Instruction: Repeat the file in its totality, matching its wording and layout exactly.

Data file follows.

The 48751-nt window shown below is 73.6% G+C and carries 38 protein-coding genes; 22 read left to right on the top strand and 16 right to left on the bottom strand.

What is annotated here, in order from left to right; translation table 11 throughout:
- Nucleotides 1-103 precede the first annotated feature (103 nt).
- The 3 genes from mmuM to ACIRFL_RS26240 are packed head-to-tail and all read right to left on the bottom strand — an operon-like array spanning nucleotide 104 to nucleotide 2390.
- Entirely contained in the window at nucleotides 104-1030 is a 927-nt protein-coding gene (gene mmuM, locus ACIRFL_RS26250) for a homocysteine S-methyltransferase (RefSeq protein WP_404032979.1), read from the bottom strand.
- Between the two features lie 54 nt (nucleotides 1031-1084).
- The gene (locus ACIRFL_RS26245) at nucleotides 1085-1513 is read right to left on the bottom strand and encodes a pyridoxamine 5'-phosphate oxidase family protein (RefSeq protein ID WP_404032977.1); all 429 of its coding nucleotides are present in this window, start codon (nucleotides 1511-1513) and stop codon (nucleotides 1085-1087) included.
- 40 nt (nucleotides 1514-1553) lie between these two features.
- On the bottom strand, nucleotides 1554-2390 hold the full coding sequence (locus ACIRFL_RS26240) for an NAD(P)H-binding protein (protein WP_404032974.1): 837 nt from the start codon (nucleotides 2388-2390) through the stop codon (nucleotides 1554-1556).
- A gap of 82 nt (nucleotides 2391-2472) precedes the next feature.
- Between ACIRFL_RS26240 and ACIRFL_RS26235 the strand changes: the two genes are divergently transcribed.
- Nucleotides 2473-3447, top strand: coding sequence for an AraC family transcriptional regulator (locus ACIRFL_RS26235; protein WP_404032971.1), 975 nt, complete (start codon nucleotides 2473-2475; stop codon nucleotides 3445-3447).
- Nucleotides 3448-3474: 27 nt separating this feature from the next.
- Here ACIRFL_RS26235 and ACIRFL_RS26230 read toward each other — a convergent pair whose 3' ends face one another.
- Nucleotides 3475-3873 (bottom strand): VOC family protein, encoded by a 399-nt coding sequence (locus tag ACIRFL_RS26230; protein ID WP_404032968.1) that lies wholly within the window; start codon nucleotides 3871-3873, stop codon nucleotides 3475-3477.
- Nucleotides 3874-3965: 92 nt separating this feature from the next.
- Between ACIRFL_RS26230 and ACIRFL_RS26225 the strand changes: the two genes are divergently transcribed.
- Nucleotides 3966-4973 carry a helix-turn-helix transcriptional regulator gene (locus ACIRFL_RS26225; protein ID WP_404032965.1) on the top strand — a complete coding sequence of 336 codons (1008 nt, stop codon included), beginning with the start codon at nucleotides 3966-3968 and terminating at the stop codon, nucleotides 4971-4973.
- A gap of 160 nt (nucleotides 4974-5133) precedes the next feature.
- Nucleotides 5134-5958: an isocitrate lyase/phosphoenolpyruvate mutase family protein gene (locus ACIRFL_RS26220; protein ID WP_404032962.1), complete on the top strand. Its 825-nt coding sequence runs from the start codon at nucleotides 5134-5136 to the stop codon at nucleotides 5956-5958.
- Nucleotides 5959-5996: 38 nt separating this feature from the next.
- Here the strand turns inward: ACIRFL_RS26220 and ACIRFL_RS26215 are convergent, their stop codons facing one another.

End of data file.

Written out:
The 48751-nt window shown below is 73.6% G+C and carries 38 protein-coding genes; 22 read left to right on the top strand and 16 right to left on the bottom strand.

What is annotated here, in order from left to right; translation table 11 throughout:
- Nucleotides 1-103 precede the first annotated feature (103 nt).
- The 3 genes from mmuM to ACIRFL_RS26240 are packed head-to-tail and all read right to left on the bottom strand — an operon-like array spanning nucleotide 104 to nucleotide 2390.
- Entirely contained in the window at nucleotides 104-1030 is a 927-nt protein-coding gene (gene mmuM, locus ACIRFL_RS26250) for a homocysteine S-methyltransferase (RefSeq protein WP_404032979.1), read from the bottom strand.
- Between the two features lie 54 nt (nucleotides 1031-1084).
- The gene (locus ACIRFL_RS26245) at nucleotides 1085-1513 is read right to left on the bottom strand and encodes a pyridoxamine 5'-phosphate oxidase family protein (RefSeq protein ID WP_404032977.1); all 429 of its coding nucleotides are present in this window, start codon (nucleotides 1511-1513) and stop codon (nucleotides 1085-1087) included.
- 40 nt (nucleotides 1514-1553) lie between these two features.
- On the bottom strand, nucleotides 1554-2390 hold the full coding sequence (locus ACIRFL_RS26240) for an NAD(P)H-binding protein (protein WP_404032974.1): 837 nt from the start codon (nucleotides 2388-2390) through the stop codon (nucleotides 1554-1556).
- A gap of 82 nt (nucleotides 2391-2472) precedes the next feature.
- Between ACIRFL_RS26240 and ACIRFL_RS26235 the strand changes: the two genes are divergently transcribed.
- Nucleotides 2473-3447, top strand: coding sequence for an AraC family transcriptional regulator (locus ACIRFL_RS26235; protein WP_404032971.1), 975 nt, complete (start codon nucleotides 2473-2475; stop codon nucleotides 3445-3447).
- Nucleotides 3448-3474: 27 nt separating this feature from the next.
- Here ACIRFL_RS26235 and ACIRFL_RS26230 read toward each other — a convergent pair whose 3' ends face one another.
- Nucleotides 3475-3873 (bottom strand): VOC family protein, encoded by a 399-nt coding sequence (locus tag ACIRFL_RS26230; protein ID WP_404032968.1) that lies wholly within the window; start codon nucleotides 3871-3873, stop codon nucleotides 3475-3477.
- Nucleotides 3874-3965: 92 nt separating this feature from the next.
- Between ACIRFL_RS26230 and ACIRFL_RS26225 the strand changes: the two genes are divergently transcribed.
- Nucleotides 3966-4973 carry a helix-turn-helix transcriptional regulator gene (locus ACIRFL_RS26225; protein ID WP_404032965.1) on the top strand — a complete coding sequence of 336 codons (1008 nt, stop codon included), beginning with the start codon at nucleotides 3966-3968 and terminating at the stop codon, nucleotides 4971-4973.
- A gap of 160 nt (nucleotides 4974-5133) precedes the next feature.
- Nucleotides 5134-5958: an isocitrate lyase/phosphoenolpyruvate mutase family protein gene (locus ACIRFL_RS26220; protein ID WP_404032962.1), complete on the top strand. Its 825-nt coding sequence runs from the start codon at nucleotides 5134-5136 to the stop codon at nucleotides 5956-5958.
- Nucleotides 5959-5996: 38 nt separating this feature from the next.
- Here the strand turns inward: ACIRFL_RS26220 and ACIRFL_RS26215 are convergent, their stop codons facing one another.